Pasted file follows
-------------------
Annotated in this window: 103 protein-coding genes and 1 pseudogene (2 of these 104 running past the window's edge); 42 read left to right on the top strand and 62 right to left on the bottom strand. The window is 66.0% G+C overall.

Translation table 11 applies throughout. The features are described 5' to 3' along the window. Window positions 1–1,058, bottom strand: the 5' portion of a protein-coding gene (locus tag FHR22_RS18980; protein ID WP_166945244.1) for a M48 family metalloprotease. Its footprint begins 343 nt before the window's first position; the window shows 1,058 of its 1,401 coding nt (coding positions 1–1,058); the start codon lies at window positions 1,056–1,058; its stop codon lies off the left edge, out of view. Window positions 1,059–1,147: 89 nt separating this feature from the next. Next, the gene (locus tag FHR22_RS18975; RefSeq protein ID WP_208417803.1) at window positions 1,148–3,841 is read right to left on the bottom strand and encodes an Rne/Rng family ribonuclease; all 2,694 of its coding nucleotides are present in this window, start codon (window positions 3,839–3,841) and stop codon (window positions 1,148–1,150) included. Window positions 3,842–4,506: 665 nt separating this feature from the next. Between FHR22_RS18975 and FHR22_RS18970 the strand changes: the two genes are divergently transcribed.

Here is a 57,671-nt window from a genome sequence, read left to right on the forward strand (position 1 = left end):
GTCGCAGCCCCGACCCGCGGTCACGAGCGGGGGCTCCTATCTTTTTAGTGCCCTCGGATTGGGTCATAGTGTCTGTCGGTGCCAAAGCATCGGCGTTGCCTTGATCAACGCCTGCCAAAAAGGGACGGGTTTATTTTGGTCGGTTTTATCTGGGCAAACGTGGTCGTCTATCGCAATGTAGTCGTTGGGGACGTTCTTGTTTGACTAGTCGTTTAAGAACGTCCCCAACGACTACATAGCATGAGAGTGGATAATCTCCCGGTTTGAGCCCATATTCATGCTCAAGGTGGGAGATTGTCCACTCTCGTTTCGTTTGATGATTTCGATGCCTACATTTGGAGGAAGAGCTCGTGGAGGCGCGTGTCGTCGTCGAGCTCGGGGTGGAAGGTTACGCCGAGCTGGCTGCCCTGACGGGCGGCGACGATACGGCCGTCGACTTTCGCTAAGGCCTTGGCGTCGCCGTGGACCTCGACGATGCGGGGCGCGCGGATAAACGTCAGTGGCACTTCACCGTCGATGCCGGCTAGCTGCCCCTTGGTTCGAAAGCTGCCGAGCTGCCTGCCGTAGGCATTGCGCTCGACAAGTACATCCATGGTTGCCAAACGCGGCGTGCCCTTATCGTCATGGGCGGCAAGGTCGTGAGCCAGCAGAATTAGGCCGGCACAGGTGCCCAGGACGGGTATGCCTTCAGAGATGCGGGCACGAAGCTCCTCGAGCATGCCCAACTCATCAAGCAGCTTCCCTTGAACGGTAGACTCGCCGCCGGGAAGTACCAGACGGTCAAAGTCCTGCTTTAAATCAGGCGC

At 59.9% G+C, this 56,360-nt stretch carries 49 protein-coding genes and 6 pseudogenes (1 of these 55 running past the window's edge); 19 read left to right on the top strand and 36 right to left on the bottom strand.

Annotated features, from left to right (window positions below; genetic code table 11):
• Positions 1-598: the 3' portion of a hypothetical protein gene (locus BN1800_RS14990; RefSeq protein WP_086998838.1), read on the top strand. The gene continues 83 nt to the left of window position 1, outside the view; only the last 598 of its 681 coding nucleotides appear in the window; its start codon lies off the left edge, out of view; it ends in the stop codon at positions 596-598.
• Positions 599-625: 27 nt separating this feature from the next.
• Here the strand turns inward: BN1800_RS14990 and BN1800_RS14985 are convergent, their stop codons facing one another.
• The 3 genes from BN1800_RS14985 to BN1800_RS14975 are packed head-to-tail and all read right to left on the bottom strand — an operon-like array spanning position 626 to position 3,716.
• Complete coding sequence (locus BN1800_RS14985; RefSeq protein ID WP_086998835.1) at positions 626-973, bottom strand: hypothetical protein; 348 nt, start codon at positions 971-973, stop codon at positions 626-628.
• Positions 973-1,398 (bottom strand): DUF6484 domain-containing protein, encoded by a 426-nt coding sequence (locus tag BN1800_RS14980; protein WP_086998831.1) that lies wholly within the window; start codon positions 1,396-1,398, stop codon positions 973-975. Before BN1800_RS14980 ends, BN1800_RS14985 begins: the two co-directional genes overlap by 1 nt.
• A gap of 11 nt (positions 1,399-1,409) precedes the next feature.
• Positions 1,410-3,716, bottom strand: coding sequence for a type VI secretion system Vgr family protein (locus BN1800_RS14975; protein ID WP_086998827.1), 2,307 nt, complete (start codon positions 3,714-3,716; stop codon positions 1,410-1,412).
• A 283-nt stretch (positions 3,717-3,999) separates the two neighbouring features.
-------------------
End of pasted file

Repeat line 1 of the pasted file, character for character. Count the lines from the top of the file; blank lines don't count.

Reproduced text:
Annotated in this window: 103 protein-coding genes and 1 pseudogene (2 of these 104 running past the window's edge); 42 read left to right on the top strand and 62 right to left on the bottom strand. The window is 66.0% G+C overall.